Pork for dry cured sausages - how fresh is fresh?

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reddal
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Pork for dry cured sausages - how fresh is fresh?

Post by reddal » Sat Feb 17, 2018 13:19

Hi,

Something I've never been able to get a clear answer on is how fresh does pork need to be in order to make dry cured sausages?

I've been told 'the fresher the better' - but does anyone have any info on how much impact a few extra days hanging in the cold room at the abattoir really has on pork?

i.e. in the ideal situation:
  • Day 1: pig is slaughtered and carcass cooled by abattoir
    Day 2: carcass is butchered and the meat put into cure mix and stored in fridge
    Day 3: the sausages are made and start fermenting
That's the freshest I can do, but sometimes there is an extra day or two between slaughter and being butchered. Does anyone know what impact that has on the bacteria counts in the pork? What if there were 6 days delay?

Some people say its fine to hang the carcass for a long time - even weeks - but that sounds dangerous to me. Where do you draw the line in terms of pork freshness if you want to make a dry cured product that is completely safe with maximum shelf life?

thanks - reddal
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Bob K
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Post by Bob K » Sat Feb 17, 2018 13:56

Reddal-
The quality of pork has more to do with Ph of post rigor meat. Which I believe is the reason that pork is not aged like beef.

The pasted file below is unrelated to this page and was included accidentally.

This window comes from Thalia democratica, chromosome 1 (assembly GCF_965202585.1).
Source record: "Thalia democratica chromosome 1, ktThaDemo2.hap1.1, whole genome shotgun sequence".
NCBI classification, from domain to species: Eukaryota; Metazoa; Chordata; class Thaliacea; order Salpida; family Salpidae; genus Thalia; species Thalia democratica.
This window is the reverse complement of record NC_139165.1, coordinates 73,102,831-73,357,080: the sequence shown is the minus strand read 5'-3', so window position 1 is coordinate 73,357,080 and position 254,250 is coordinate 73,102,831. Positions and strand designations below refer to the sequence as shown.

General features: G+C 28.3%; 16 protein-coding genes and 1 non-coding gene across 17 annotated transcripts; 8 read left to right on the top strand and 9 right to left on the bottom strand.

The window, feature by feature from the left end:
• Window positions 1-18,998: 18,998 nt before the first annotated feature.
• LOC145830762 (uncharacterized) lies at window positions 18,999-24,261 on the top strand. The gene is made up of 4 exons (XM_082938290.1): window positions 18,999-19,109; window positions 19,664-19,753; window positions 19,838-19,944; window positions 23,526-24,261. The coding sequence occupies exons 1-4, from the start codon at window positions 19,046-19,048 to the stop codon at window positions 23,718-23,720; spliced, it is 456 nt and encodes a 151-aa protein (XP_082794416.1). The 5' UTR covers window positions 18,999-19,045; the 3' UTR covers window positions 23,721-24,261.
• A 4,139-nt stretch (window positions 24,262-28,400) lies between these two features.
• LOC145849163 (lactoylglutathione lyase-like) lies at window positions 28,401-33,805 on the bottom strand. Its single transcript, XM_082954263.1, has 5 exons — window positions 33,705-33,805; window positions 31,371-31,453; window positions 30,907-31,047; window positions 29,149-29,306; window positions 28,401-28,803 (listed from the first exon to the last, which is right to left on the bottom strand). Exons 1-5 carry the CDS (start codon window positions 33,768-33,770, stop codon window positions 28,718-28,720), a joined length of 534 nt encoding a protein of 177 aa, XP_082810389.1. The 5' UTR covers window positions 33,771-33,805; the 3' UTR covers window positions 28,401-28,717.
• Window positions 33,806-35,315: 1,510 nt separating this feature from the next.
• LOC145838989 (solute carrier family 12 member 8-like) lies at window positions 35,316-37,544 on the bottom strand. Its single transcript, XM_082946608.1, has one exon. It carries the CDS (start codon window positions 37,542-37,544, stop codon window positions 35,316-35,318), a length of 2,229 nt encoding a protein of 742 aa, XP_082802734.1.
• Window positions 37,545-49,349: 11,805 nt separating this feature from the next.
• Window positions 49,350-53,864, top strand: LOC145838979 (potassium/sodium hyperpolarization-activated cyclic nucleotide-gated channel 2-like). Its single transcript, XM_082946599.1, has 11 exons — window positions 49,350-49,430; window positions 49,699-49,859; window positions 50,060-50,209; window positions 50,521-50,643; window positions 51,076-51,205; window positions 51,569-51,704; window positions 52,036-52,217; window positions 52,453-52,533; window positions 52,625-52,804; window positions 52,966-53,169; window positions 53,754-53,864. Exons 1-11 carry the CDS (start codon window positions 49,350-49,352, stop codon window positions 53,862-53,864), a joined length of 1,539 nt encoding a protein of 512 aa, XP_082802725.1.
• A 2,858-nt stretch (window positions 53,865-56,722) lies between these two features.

Very little bacterial growth in an uncut carcass stored at proper temps.

WE have some meat guys on this forum that can add much more.....
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Post by reddal » Sun Feb 18, 2018 18:29

Bob K wrote:Very little bacterial growth in an uncut carcass stored at proper temps.
The key question is how much is very little, and how long before it becomes not so little?

Anyone know how much bacterial growth there is likely to be in an uncut pig carcass stored at proper temperature? After how long would it be a problem to make charcuterie from it?
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Post by Bob K » Sun Feb 18, 2018 19:25

There is really no specific, special criteria/ regulation for meat safety regarding bacterial contamination for meat to be made into dried products. It would be the same as any meat that is deemed safe to be consumed.
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Post by Knifeman » Sun Feb 18, 2018 23:24

Bob K wrote:Reddal-
The quality of pork has more to do with Ph of post rigor meat. Which I believe is the reason that pork is not aged like beef.
Very little bacterial growth in an uncut carcass stored at proper temps.

WE have some meat guys on this forum that can add much more.....

Hmmmm... I have worked with pork / slaughtering and cutting for many years but never worked with pork that was aged . Yes they do cryovac pork to extend shelf life but I don't think it used as means to age it . As you know a lot of beef is cryovaced for extended shelf life and wet ages in the bags, not nearly as good as dry aged beef IMO .For hogs we would slaughter one day cut the caracsses the next morning. As we had many Asian clients they really prefferd to get their pork right after they were processed on the slaughter floor . I have heard stories about the Brits aging pork , but not familiar with it. As others have mentioned cooler holding temperatures and humidity would play a big factor.
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Post by Kijek » Mon Feb 19, 2018 02:50

The key question is how much is very little
I can only add this, from when I went to culinary school.
Meat in it's self is sterile, it is not until you cut the meat that it becomes non-sterile along the cut.
Very little bacterial growth in an uncut carcass stored at proper temps.
The key word here is "uncut", and that carries through from day one till that last day of butchering into saleable cuts.
Every bit of meat is sterile, except along the "CUT".
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